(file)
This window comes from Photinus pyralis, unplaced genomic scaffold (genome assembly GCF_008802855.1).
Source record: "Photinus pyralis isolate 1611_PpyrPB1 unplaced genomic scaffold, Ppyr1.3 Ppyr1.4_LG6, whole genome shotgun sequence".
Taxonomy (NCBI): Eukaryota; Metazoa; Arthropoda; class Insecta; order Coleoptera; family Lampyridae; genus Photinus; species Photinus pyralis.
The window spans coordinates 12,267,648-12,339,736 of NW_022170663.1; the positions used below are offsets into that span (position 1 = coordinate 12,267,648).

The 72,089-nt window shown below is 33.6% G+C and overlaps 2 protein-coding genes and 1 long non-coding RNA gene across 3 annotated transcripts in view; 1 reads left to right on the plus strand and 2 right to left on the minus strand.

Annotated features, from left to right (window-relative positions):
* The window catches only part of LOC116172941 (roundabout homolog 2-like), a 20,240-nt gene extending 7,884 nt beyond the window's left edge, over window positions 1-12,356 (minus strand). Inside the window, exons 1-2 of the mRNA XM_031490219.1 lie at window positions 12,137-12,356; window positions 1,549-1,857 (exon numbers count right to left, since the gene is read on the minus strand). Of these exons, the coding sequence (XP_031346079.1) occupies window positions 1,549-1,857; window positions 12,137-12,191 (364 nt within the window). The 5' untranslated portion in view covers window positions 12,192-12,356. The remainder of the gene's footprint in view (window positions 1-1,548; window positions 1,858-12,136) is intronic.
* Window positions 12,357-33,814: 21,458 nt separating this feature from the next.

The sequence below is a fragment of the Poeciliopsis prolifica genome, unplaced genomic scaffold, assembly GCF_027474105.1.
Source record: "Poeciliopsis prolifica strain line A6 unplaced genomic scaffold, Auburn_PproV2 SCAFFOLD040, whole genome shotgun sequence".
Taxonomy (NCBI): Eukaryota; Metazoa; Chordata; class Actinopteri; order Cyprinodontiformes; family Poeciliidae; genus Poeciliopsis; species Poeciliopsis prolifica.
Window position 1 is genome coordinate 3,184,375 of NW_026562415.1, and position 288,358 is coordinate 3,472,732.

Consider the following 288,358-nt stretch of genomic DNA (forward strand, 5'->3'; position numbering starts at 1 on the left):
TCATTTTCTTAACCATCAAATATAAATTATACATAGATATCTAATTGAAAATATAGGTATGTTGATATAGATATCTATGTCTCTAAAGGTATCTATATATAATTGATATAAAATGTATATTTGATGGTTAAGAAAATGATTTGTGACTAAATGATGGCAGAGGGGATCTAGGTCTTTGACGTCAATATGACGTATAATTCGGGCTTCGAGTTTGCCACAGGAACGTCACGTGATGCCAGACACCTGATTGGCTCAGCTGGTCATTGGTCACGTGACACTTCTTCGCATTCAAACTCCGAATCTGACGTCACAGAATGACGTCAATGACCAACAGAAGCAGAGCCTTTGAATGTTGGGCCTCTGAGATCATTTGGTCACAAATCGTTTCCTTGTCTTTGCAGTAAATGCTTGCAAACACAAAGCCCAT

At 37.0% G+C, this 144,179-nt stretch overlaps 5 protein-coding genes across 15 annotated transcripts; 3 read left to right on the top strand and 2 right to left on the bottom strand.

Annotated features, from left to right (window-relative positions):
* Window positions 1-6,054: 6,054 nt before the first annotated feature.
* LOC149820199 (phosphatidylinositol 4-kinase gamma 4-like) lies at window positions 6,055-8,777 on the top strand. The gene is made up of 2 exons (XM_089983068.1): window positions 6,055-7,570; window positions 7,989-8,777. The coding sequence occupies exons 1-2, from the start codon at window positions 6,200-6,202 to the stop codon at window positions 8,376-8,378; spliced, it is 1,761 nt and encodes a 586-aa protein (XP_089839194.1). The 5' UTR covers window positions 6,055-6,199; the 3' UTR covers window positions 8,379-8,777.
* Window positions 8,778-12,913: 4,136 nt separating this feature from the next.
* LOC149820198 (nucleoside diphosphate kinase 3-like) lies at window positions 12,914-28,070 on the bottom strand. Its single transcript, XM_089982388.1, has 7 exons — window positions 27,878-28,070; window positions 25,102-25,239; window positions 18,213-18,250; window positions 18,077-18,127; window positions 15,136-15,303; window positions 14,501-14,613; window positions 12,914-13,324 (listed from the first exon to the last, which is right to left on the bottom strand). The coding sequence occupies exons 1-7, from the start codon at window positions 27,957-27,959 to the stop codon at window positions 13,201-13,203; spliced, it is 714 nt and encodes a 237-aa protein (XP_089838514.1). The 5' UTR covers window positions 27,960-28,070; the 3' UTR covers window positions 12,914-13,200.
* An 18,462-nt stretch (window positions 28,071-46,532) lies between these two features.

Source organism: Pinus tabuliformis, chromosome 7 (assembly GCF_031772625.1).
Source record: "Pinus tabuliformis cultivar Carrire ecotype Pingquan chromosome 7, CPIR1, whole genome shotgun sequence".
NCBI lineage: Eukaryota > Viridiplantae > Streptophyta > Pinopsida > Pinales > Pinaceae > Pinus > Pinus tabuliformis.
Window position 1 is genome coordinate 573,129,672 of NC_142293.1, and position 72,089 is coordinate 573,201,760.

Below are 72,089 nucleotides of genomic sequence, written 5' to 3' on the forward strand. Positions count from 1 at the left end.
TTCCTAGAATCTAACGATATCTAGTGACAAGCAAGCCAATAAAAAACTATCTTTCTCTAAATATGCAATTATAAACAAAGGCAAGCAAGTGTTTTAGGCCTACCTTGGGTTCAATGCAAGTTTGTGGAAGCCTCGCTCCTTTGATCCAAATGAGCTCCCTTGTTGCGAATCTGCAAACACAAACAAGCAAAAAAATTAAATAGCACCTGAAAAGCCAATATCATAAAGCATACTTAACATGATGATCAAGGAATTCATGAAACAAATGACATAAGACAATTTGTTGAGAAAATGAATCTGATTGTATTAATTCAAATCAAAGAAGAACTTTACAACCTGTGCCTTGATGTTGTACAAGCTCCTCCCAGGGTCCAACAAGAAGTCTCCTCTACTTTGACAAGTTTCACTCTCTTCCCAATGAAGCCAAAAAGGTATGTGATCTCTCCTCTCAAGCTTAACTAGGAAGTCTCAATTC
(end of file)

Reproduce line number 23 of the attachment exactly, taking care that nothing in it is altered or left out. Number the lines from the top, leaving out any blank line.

Source record: "Pinus tabuliformis cultivar Carrire ecotype Pingquan chromosome 7, CPIR1, whole genome shotgun sequence".